In their introduction to the English translation of Jean Daive’s memoir, Robert Kaufman and Philip Gerard provide critical, historical, and cultural context for Daive's account of his friendship with the German-language poet Paul Celan.
A generation of contemporary Anglo-American novelists has championed the ethical value of literature. Dorothy Hale explores the modernist roots of this “new” emphasis on the novel’s ethical significance.
Bringing an innovative synthesis of postmodern theories to bear on his reading of ancient Greek tragedy, Mario Telò offers a new way of understanding tragic aesthetics.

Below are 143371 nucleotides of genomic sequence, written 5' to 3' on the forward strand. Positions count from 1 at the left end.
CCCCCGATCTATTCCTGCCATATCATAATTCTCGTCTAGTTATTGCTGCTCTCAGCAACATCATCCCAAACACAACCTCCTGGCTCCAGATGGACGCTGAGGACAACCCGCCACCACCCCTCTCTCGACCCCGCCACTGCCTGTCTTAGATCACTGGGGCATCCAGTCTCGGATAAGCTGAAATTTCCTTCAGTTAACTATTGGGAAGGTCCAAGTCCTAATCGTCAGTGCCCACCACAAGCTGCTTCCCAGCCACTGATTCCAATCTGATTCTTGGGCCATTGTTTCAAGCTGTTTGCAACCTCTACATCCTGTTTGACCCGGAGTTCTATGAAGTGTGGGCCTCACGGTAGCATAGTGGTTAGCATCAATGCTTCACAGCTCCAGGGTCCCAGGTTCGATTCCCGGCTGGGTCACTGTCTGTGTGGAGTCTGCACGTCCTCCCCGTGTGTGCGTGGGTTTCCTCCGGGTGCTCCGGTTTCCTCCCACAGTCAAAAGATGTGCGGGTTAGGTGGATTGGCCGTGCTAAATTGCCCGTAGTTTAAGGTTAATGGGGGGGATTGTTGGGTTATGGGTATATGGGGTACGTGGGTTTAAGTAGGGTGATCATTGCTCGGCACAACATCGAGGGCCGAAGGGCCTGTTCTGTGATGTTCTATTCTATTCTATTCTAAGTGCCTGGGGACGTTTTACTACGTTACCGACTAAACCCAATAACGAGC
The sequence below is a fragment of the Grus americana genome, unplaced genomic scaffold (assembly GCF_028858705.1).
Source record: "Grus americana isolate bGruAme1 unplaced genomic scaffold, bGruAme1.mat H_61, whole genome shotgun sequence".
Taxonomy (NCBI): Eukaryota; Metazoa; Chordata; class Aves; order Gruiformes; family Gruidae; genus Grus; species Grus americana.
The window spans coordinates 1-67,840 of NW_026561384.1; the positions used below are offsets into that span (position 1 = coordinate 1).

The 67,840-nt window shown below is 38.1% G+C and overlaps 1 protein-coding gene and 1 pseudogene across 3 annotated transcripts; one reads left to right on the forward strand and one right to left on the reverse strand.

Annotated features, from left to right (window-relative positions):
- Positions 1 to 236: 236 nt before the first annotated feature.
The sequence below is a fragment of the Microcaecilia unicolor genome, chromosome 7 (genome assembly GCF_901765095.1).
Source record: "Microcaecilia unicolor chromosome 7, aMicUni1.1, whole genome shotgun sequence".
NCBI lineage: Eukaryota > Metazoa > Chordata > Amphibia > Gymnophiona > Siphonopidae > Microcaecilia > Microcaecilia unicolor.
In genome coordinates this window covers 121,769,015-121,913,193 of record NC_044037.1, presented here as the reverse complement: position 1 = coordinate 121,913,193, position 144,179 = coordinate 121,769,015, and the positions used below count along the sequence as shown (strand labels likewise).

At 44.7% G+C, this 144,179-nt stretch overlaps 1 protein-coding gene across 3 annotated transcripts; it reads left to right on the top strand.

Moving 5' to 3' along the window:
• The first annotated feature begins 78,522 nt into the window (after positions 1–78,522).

Documentary photographer Ken Light and author José Ángel Navejas discuss their book, which features photographs of US border patrol agents on their nighttime shifts on the Mexican border in the 1980s.
Victoria Kahn argues that the literature of the English Reformation (written during the fraught years of the late 16th and 17th centuries) marks a turning point in Western thinking about literature and literariness.
Christopher Tomlins offers a new interpretation of Nat Turner and the slave rebellion that stunned the American South.
Catherine Flynn explores the ways in which James Joyce's imaginative consciousness was shaped by the paradigmatic city of European urban modernity.